Expert Commentary

Non-communicable diseases: The role of global food, tobacco, soft drink and alcohol industries

2013 research in The Lancet synthesizes the findings of major studies on the role of global processed-food conglomerates in the spread of obesity, diabetes and other diseases.


Non-communicable diseases (NCDs) — conditions such as obesity-driven hypertension, or heart disease from smoking — are a major and rising cause of premature death globally. Even as developing countries decrease the incidence of tuberculosis, malaria and other ills, the disease burden often shifts to NCDs. From the impact of sugary beverages in Mexico to major shifts in the Chinese diet that are leading to poorer health outcomes, the world is witnessing substantial changes as humans shift their patterns of consumption. Among other notable and troubling indicators, the rate of obesity globally has doubled since 1980.

Some researchers state that the food companies now contributing to the rise of NCDs in low- and middle-income countries are “manufacturing epidemics.” Public health experts generally agree that a great deal of morbidity and mortality due to NCDs is attributable to transnational corporations that profit from the sale of unhealthy commodities, such as tobacco, alcohol, ultra-processed and packaged foods and sugar-sweetened beverages. Together, these products are the leading causes of death, globally. The health impacts of these and other commodities have also been termed “industrial epidemics.”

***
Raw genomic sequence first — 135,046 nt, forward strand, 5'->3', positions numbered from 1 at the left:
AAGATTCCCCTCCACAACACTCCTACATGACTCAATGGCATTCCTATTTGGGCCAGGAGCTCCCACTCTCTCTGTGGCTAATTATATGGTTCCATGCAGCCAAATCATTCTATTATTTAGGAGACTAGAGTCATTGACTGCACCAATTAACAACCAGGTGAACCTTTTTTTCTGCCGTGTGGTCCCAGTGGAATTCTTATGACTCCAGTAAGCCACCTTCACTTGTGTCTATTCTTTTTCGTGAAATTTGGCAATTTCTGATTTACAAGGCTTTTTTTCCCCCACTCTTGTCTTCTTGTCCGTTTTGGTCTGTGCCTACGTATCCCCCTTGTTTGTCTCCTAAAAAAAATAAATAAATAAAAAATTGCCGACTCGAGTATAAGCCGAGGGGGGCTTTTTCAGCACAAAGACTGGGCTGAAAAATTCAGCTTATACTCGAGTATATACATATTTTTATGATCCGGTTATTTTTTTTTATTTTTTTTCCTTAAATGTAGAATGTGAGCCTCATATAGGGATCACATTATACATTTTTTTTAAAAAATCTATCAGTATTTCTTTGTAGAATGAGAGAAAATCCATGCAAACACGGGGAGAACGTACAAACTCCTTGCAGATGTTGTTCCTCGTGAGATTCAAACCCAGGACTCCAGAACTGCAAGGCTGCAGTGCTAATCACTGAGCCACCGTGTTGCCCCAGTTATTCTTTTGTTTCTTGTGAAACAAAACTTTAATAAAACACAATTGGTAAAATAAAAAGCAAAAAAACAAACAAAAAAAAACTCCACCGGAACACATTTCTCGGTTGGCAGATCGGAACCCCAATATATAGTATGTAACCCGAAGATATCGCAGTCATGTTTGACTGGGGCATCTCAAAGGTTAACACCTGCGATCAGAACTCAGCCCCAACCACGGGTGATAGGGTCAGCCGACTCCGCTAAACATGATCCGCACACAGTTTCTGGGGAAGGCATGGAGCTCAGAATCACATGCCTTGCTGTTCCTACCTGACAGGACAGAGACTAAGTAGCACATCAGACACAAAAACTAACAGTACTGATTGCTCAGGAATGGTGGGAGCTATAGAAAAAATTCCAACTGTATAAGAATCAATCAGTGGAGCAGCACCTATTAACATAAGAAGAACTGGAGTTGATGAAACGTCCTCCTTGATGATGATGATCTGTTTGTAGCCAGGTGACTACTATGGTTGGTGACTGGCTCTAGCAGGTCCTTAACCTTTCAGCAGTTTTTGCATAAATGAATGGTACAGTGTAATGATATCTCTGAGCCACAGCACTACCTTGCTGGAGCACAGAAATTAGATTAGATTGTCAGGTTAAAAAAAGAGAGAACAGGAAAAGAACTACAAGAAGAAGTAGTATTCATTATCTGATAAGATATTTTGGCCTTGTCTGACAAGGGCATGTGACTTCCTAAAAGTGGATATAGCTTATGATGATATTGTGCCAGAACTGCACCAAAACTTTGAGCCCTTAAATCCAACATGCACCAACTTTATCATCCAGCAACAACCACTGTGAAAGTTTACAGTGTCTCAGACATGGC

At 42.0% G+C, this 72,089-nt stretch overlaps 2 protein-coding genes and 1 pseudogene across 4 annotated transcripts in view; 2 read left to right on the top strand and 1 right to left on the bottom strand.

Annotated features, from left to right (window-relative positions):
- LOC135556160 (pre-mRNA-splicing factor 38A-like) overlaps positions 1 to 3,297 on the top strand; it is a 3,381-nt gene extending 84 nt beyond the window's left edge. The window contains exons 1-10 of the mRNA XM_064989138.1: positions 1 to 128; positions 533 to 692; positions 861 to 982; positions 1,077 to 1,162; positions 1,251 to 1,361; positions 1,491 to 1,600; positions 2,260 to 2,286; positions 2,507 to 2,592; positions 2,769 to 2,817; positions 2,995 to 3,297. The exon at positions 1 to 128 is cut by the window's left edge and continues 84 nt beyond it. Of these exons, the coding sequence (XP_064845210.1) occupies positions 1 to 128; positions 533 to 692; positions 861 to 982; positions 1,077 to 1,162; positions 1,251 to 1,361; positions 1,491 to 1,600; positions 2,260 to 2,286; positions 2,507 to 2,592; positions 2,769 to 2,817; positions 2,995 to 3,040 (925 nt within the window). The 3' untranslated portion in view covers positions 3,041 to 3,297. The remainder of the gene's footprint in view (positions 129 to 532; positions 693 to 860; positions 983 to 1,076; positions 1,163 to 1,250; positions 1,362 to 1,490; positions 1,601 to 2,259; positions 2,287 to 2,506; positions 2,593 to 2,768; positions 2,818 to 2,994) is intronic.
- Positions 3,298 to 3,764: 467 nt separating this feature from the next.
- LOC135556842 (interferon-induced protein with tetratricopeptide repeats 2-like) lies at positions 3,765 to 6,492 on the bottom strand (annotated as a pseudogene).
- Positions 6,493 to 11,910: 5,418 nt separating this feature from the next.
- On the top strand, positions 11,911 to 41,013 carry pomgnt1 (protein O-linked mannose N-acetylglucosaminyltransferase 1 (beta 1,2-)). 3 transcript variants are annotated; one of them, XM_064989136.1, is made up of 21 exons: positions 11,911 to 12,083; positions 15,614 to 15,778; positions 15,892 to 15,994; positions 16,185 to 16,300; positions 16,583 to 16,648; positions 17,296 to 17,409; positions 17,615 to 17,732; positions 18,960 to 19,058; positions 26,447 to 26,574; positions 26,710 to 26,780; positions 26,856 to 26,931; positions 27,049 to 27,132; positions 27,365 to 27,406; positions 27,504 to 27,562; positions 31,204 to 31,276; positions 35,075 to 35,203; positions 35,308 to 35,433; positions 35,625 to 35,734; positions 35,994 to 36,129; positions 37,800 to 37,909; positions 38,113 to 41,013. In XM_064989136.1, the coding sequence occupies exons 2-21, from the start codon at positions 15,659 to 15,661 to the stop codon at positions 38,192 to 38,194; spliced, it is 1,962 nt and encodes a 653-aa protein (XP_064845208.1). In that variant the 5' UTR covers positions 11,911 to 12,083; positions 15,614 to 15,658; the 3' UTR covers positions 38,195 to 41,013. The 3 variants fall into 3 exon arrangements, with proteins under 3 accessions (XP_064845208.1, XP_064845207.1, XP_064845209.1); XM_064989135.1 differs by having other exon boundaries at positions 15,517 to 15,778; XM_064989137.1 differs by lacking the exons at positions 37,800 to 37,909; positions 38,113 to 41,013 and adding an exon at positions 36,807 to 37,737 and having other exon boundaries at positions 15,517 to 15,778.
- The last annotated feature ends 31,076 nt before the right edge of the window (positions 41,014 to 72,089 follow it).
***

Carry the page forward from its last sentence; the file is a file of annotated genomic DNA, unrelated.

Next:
Corporations that are among the leaders in sales in various countries include many familiar in the West — for example, Nestlé, Kraft Foods and Unilever — in addition to firms focusing on national markets such as Grupo Bimbo in Mexico, China Mengniu Dairy and Gujarat Co-operative Milk in India (see table at bottom.)

A 2011 U.N. high-level meeting on NCDs called for public health engagement of the private sector as part of a comprehensive strategy for addressing NCD epidemics; a goal of reducing premature NCD-caused mortality by 25% by 2025 has been set. While the Framework Convention on Tobacco Control established guidelines that explicitly state a policy against interaction with the tobacco industry, there remains debate whether public health collaboration with the alcohol, food and beverage industries is appropriate or constructive. The extent to which the industries that manufacture products that cause disease should be involved in public health strategies to reduce their health impacts is an open question.

An influential and frequently cited 2013 study published in The Lancet, “Profits and Pandemics: Prevention of Harmful Effects of Tobacco, Alcohol, and Ultra-Processed Food and Drink Industries,” provides a comprehensive overview of this emerging field of research, reporting and policy. The paper reviews and evaluates historical strategies for addressing industrial epidemics, examining self-regulation, public-private partnerships and public regulation; it synthesizes the findings of dozens of leading studies in this field and offers policy insights. The researchers involved — Rob Moodie, David Stuckler, Carlos Monteiro, Nick Sheron, Bruce Neal, Thaksaphon Thamarangsi, Paul Lincoln and Sally Casswell — are from a wide range of research institutions internationally.